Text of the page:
If there was a sacrifice, of any kind, that I could make so that the pain in my child’s life would lessen, I would have made it a thousand times over. We cannot go back in time and erase what was done to us or those we love. Hindsight is always 20/20. I can and will continue to support healing and hope for there to be a Refuah Shelemah (Complete Healing of Body, Mind, Heart and Soul). I will do whatever I can to make amends, but I cannot change the past.

Just a few days ago, I met with my child’s therapist, with permission. My children are all adults now, but I am wanting to respect their privacy, so I’m not naming them. This man told me to “take heart.” He said that the fact that I was allowed to speak to him meant that there was an inclination, on the part of my child, for reconciliation.

Taking Heart, for anyone who knows me, seems like a no brainer. I’m all about that, I’m all over it, I’m a poster child for it. Nevertheless, it’s not something I have done or can easily do in this situation. So, it was nice to hear those words.

In two weeks I will stand before the Holy One, with my congregation, with my friends and with my teachers. I will hope for renewal and to be granted a new vessel to hold my soul in. I’m definitely due for some renewal!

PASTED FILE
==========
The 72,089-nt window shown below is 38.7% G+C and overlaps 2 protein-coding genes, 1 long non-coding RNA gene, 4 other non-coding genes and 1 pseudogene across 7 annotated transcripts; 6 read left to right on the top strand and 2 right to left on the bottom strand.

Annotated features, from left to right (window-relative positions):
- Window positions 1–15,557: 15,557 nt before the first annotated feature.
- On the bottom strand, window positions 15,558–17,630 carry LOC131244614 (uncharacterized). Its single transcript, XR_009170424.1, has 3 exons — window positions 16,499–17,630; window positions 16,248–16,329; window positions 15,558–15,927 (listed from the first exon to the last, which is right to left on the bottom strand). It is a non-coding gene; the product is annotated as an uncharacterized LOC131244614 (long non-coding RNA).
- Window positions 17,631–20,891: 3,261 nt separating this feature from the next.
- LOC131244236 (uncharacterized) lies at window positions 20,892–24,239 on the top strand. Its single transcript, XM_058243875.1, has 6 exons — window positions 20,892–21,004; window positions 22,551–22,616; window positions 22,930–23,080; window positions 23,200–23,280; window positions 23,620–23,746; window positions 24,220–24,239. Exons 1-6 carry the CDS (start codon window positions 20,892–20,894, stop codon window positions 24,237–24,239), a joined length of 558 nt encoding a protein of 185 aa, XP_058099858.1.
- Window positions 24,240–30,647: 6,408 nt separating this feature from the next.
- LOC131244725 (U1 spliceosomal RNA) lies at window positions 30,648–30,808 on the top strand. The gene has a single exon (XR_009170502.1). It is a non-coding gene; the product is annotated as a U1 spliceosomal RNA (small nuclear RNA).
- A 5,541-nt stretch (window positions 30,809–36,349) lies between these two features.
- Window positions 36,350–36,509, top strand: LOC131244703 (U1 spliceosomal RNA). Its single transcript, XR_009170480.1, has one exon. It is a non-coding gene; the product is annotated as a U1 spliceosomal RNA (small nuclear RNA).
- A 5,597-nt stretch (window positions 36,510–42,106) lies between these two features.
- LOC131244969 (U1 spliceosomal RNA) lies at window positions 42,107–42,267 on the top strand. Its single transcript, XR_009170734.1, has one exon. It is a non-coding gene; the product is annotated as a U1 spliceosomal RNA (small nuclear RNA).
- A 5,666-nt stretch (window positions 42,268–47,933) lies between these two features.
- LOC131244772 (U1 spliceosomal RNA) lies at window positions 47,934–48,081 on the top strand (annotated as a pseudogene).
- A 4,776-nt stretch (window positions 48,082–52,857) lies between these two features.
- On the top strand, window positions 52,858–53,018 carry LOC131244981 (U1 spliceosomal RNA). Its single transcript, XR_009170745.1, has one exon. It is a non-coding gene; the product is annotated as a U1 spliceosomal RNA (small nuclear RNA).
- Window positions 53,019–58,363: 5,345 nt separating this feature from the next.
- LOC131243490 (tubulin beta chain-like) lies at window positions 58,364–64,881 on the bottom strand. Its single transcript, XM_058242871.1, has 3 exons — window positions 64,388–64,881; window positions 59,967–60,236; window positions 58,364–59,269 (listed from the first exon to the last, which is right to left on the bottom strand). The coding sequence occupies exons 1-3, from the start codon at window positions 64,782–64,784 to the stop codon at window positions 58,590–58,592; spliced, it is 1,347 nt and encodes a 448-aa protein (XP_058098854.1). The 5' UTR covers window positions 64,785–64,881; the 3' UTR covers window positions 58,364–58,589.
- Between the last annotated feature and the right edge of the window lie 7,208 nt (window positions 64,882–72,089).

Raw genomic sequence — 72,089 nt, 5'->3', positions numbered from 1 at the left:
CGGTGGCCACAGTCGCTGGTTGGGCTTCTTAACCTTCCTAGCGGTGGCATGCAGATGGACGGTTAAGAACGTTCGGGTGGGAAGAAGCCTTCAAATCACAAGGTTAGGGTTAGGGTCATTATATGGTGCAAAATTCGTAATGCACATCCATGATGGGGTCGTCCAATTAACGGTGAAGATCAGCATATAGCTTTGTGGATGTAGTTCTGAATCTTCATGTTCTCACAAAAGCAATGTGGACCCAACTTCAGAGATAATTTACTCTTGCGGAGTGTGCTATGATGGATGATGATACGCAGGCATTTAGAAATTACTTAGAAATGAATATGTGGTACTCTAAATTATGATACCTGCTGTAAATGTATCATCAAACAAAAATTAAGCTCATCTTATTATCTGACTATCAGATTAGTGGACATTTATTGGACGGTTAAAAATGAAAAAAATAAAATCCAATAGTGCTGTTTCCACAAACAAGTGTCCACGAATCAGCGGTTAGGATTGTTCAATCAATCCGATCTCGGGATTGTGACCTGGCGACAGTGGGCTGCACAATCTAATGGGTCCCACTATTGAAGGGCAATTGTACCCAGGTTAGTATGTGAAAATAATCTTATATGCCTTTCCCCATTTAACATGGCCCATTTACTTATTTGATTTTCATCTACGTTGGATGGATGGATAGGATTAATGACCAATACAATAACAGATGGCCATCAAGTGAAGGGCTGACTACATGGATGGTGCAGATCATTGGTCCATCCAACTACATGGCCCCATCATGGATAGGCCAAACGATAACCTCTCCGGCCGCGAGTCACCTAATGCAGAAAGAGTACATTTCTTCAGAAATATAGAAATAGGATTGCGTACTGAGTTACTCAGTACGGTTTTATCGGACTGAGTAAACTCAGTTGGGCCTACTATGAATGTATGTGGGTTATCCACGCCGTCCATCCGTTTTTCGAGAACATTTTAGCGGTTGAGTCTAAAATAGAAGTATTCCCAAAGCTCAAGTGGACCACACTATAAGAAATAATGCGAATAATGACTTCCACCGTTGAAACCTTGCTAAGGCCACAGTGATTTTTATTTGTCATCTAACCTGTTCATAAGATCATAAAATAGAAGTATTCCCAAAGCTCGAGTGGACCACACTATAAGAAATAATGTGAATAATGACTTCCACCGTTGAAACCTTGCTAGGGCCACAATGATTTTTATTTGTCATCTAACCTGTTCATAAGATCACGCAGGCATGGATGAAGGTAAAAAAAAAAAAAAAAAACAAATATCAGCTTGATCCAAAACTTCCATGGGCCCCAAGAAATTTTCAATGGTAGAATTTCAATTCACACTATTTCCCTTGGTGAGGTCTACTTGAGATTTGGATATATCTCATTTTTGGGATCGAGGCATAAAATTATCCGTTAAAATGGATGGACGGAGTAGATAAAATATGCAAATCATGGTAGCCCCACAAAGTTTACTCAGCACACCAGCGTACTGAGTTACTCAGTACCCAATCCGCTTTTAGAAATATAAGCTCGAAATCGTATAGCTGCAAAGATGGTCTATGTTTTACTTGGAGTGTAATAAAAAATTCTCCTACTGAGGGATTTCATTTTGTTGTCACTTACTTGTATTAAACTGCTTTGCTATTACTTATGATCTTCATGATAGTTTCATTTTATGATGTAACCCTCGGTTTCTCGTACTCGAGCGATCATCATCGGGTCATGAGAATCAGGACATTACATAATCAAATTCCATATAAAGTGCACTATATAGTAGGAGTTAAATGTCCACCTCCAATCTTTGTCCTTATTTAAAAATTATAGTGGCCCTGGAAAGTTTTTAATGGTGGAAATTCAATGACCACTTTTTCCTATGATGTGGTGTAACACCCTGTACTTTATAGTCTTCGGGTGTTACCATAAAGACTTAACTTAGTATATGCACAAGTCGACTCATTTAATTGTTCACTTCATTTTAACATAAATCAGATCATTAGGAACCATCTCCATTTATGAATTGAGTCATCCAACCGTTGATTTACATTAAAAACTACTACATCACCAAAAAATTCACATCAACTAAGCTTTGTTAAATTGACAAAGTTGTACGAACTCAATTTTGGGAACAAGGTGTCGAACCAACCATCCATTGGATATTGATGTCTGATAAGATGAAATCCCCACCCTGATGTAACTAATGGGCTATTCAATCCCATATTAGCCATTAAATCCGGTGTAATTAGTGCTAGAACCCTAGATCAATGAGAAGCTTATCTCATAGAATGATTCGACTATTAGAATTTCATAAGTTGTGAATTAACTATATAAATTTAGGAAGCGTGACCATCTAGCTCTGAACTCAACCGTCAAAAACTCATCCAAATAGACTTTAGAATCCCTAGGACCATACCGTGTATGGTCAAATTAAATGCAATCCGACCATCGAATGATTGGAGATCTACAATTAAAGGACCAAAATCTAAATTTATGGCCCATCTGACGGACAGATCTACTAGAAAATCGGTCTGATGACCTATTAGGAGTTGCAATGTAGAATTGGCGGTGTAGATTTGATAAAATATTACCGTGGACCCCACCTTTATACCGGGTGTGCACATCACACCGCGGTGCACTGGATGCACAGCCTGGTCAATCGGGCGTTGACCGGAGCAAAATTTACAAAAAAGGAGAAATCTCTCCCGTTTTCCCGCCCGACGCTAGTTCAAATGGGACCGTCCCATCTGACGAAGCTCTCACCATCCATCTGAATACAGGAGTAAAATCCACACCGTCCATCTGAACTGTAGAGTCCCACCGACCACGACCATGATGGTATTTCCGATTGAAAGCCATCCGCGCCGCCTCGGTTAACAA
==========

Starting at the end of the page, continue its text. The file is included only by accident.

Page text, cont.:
Rabbi Tirzah Firestone of Boulder, Colorado, passed on this image in a teaching she gave. I don’t remember who gave it to her, but it’s an ancient idea about the vessel our souls inhabit. On Rosh Hashanah, the Holy One grants us a new vessel, clean and vibrant to hold our self in and to pour ourselves out of. If, we have worked on our stuff, looked at our faults and made an effort to turn back to who we truly are in our hearts than we will not only notice this new vessel, but be enlivened by it. Every mistake we make during the year creates a crack in this vessel, big errors, like hurting other people makes for big holes. This means that by the time Rosh Hashanah rolls around, all that might be left of our vessels could be a shard or two; nothing that can hold water or light or love or laughter. In my tradition, if I do the work between myself and others, on Yom Kippur, the Holy One forgives me for the mistakes I’ve made between myself and myself, between myself and the Divine. Only those I wrong can forgive me for the wrongs I’ve done them.